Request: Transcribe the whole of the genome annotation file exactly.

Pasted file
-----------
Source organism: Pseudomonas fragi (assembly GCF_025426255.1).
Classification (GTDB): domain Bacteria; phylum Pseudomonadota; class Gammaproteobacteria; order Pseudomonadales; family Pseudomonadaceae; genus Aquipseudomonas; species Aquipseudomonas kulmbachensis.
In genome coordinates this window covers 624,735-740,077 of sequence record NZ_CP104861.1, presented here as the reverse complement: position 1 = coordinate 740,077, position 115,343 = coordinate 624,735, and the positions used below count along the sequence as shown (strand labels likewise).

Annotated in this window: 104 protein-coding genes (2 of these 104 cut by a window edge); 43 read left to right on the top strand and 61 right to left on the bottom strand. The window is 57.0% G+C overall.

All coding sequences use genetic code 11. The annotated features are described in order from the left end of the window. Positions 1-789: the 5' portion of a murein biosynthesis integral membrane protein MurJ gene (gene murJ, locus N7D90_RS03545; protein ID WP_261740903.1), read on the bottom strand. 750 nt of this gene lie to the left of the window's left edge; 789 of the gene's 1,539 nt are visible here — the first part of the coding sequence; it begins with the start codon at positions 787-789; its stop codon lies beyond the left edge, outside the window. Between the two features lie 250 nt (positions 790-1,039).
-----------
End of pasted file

Source organism: Pseudomonas fragi (assembly GCF_025426255.1).
Classification (GTDB): domain Bacteria; phylum Pseudomonadota; class Gammaproteobacteria; order Pseudomonadales; family Pseudomonadaceae; genus Aquipseudomonas; species Aquipseudomonas kulmbachensis.
In genome coordinates this window covers 624,735-740,077 of sequence record NZ_CP104861.1, presented here as the reverse complement: position 1 = coordinate 740,077, position 115,343 = coordinate 624,735, and the positions used below count along the sequence as shown (strand labels likewise).

Annotated in this window: 104 protein-coding genes (2 of these 104 cut by a window edge); 43 read left to right on the top strand and 61 right to left on the bottom strand. The window is 57.0% G+C overall.

All coding sequences use genetic code 11. The annotated features are described in order from the left end of the window. Positions 1-789: the 5' portion of a murein biosynthesis integral membrane protein MurJ gene (gene murJ, locus N7D90_RS03545; protein ID WP_261740903.1), read on the bottom strand. 750 nt of this gene lie to the left of the window's left edge; 789 of the gene's 1,539 nt are visible here — the first part of the coding sequence; it begins with the start codon at positions 787-789; its stop codon lies beyond the left edge, outside the window. Between the two features lie 250 nt (positions 790-1,039).